Time to Bake! Have you ever wondered how to create moist cakes or cake moister? You’re in right place–the secret to moist cake lies in the bakery methods and secret ingredients that I’ve been perfecting with my bakery recipes for over a decade!
Let we now discuss cake. When you think of a delicious made-from-scratch cake, it should be dense and yet soft, with a moist, tender crumb.
A homemade cake has a substantially different texture than a store-bought cake or a cake mix cake (which is more light and airy and typically not as moist.) I’m not against grocery store or cake mix cakes. Isn’t any cake better than no cake?
But our goal here today is to make the most delicious, moistest cake that stays moist for days and has your guests raving at every bite. This is what we were known for at the time.
Using these 7 easy steps, you can make delicious, bakery-quality cakes at home.
1. Use Buttermilk Instead of Milk
When I look at a cake recipe, I know it will be moister if buttermilk is included as an ingredient.
In fact, I’m dubious of cake recipes that call for milk instead, and I often substitute buttermilk in these circumstances. (Be forewarned, simply substituting may not always give you perfect results as other ingredients like baking soda could be affected and change the rise of your cake when switching to buttermilk. On #4, I go into greater detail on recipe altering).
Buttermilk is an acidic ingredient that aids in the breakdown of gluten in baking and results in a more soft cake. As a flavor bonus, the slight tang of buttermilk compliments the overall sweetness in your cake batter, making a more balanced cake.
2. Add Vegetable Oil
While butter gives the finest taste, vegetable oil keeps your cakes moist. I use a combination of salted butter and vegetable oil in all my cake recipes to get the most flavorful and moistest results.
At normal temperature, vegetable oil remains liquid, while butter solidifies. That’s why you’ll notice that cakes made with vegetable oil will have a softer texture at all temperatures, even straight from the fridge.
3. Use Instant Clearjel or Instant Pudding Mix
Instant Clearjel , which is “modified cornstarch,” is a starch that allows your cakes to retain more moisture. Because it includes Instant Clearjel as the second component, Instant Pudding mix is an excellent replacement.
I recommend checking out this entertaining, where he discusses the science of pudding mix and Instant Clearjel in cakes. I like this ingredient so much that I dedicated a whole essay to it: Instant Clearjel: A Surprisingly Unusual Bakery Ingredient .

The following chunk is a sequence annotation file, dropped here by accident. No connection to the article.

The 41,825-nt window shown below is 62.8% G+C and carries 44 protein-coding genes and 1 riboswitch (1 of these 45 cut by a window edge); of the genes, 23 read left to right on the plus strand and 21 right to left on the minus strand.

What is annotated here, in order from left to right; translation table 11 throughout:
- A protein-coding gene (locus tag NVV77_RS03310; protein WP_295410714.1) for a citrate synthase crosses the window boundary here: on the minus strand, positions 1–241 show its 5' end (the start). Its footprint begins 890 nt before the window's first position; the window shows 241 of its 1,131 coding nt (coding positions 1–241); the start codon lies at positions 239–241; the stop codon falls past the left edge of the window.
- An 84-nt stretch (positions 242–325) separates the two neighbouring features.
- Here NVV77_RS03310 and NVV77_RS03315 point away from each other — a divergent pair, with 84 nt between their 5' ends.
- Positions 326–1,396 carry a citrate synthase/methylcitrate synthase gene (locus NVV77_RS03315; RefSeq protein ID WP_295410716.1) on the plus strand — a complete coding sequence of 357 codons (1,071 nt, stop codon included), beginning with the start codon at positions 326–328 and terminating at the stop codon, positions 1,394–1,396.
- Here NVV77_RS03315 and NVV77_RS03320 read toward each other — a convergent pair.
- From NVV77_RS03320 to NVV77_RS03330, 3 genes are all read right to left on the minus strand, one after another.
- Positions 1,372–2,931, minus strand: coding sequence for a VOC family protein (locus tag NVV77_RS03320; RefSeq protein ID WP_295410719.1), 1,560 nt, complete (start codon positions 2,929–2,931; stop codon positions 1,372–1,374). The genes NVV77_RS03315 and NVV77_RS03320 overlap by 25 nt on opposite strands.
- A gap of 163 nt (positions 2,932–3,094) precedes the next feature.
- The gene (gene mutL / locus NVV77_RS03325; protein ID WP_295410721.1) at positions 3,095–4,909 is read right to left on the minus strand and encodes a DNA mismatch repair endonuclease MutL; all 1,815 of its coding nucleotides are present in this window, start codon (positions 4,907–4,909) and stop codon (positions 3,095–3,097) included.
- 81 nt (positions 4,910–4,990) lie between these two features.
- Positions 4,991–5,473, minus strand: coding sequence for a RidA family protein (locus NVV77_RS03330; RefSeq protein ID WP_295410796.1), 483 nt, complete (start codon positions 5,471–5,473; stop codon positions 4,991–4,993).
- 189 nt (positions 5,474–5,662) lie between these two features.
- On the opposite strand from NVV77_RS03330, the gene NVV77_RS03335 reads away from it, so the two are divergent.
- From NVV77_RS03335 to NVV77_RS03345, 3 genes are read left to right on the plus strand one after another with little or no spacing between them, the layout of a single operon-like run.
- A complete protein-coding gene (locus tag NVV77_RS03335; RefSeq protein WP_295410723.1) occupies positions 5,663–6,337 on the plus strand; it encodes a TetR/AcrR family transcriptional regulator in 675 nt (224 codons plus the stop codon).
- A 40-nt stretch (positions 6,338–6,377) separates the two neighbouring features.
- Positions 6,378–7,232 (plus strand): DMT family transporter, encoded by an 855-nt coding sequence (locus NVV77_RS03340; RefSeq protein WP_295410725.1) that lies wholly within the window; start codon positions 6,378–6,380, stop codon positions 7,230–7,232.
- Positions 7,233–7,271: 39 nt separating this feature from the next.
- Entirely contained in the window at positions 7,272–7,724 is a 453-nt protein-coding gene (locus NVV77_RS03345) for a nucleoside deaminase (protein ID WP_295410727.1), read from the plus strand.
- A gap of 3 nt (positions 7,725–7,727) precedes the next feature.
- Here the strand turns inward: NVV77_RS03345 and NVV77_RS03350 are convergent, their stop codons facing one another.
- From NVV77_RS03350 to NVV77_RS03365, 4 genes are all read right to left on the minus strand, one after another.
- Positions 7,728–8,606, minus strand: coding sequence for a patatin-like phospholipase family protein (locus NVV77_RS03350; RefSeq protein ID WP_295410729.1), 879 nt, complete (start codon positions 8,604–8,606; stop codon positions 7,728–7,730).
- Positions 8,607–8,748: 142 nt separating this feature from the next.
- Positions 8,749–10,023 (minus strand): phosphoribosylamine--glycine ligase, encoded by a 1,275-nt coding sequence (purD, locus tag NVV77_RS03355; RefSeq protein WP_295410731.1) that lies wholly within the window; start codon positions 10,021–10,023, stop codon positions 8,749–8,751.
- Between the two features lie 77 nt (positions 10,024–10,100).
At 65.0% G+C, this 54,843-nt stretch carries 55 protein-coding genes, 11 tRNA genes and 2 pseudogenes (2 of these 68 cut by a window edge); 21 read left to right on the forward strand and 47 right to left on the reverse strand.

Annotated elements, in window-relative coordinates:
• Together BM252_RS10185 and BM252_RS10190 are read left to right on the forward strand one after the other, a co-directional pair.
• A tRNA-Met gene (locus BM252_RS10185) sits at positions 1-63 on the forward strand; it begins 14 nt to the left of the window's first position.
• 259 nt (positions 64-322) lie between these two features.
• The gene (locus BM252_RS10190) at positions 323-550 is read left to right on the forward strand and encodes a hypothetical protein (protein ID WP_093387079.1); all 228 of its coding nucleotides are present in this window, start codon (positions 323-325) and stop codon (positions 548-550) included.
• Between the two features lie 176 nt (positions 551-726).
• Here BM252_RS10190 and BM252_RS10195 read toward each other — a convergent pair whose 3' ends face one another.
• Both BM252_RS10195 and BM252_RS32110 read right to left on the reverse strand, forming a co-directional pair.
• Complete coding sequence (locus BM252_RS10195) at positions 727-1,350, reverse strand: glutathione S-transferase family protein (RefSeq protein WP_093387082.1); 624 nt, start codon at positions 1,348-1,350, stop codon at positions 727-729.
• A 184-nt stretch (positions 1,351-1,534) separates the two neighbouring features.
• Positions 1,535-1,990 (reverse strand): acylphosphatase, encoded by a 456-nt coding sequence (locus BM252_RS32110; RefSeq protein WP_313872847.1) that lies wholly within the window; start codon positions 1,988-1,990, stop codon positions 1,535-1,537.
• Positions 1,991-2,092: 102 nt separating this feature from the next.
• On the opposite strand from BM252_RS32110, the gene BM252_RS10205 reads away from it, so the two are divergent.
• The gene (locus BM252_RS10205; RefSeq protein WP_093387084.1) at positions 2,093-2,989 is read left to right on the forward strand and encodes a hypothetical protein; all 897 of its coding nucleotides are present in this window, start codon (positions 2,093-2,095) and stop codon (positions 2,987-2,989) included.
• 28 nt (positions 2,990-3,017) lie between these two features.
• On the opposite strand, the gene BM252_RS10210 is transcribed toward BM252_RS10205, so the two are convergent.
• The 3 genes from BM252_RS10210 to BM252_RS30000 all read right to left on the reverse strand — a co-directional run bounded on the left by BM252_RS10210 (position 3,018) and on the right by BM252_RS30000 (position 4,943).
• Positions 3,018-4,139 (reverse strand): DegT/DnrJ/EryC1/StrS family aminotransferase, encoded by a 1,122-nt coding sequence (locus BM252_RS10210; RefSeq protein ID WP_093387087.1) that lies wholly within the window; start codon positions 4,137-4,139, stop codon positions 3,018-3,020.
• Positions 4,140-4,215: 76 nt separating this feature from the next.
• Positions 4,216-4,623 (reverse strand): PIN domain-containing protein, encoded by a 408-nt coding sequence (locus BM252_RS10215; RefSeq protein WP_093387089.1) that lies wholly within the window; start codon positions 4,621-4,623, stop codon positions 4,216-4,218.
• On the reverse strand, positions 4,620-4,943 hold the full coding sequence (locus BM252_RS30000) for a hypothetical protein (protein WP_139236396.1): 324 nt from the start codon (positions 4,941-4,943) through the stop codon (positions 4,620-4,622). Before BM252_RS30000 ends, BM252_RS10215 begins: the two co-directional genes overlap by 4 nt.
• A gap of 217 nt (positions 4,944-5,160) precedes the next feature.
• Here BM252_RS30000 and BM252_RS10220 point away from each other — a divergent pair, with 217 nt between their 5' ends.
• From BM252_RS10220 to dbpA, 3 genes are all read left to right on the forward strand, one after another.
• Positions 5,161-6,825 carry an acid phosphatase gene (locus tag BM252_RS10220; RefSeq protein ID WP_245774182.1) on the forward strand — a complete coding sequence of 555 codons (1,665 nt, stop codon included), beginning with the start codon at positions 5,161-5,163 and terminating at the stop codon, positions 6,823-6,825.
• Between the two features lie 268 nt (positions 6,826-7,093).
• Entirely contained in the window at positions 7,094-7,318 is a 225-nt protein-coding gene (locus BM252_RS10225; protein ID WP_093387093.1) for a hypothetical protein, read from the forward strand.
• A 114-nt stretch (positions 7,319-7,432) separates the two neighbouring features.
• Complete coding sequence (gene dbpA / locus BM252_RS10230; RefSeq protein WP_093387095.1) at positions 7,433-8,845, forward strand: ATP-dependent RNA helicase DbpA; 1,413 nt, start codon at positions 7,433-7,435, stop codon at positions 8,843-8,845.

4. Use the Right Recipe
I know, it’s hard to predict what’s a good recipe before testing it out. I recommend looking through cake recipes and selecting one that already includes buttermilk and/or vegetable oil.
But because baking is a science, you may not be able to simply substitute in the above suggestions and be guaranteed a great recipe. (However, if you don’t mind some trial and error, it’s a terrific place to start).
When I adjust recipes, I prefer to start by making the smallest batch feasible to evaluate the quality (typically a 14 or 18 of a dish).
If I’m happy with the result, I’ll remake it on a larger scale. Or just look at my Extra-Moist Cake Recipes things I’ve been honing for the last 11.5 years
5. Don’t Overbake
While this may seem apparent, it really necessitates a few measures to guarantee that you never overbake a cake:
- Bake at a lower temperature and double-check the temperature. . Depending on the cake, I bake it at 300 degrees or 325 degrees in my home oven. For cupcakes, I’ll start baking at 350 degrees but turn the temperature down after they rise.If you’ve ever noticed that your oven takes considerably longer or much less time than specified on a recipe, test it using an oven thermometer. oven thermometer . These handy tools are pretty cheap and will let you know if you need to adjust the dials on your oven to get the correct baking temperature.
- When I was packing, I thought my new home oven was baking things SO FAST! I used my oven thermometer to compare both my previous and new residential oven, and my old oven was the one baking 25 degrees under!I now use the thermometer every time I bake to ensure that the recipes I provide with my readers are correct.
- Place your cake pan(s) on the center or top rack at all times. Once the oven is preheated, most residential ovens will heat only from the bottom of the oven. The upper heat components, on the other hand, will stay hot.If your cakes are too close to the bottom heating elements, they will bake faster and have a darker bottom and crispier edge. If you bake on the top rack, be sure there is enough space for the cake to rise and that it is not too near to the top heating sources.I’ve discovered that baking on the top rack, which is about 6-7 inches below the top of the oven, yields the greatest results.
- Check your cake often to see if it is done. Cake recipes normally provide a time range for baking, but even with an oven thermometer, every oven bakes differently. When using a new recipe, I start checking the cake at least 5 minutes BEFORE the first part of that listed range.Then depending on how the cake feels, I’ll continue to check and see if the cake is done in 5,4,3,2, or even 1-minute increments until I get the perfect bake. This guarantees that the cake is never overbaked.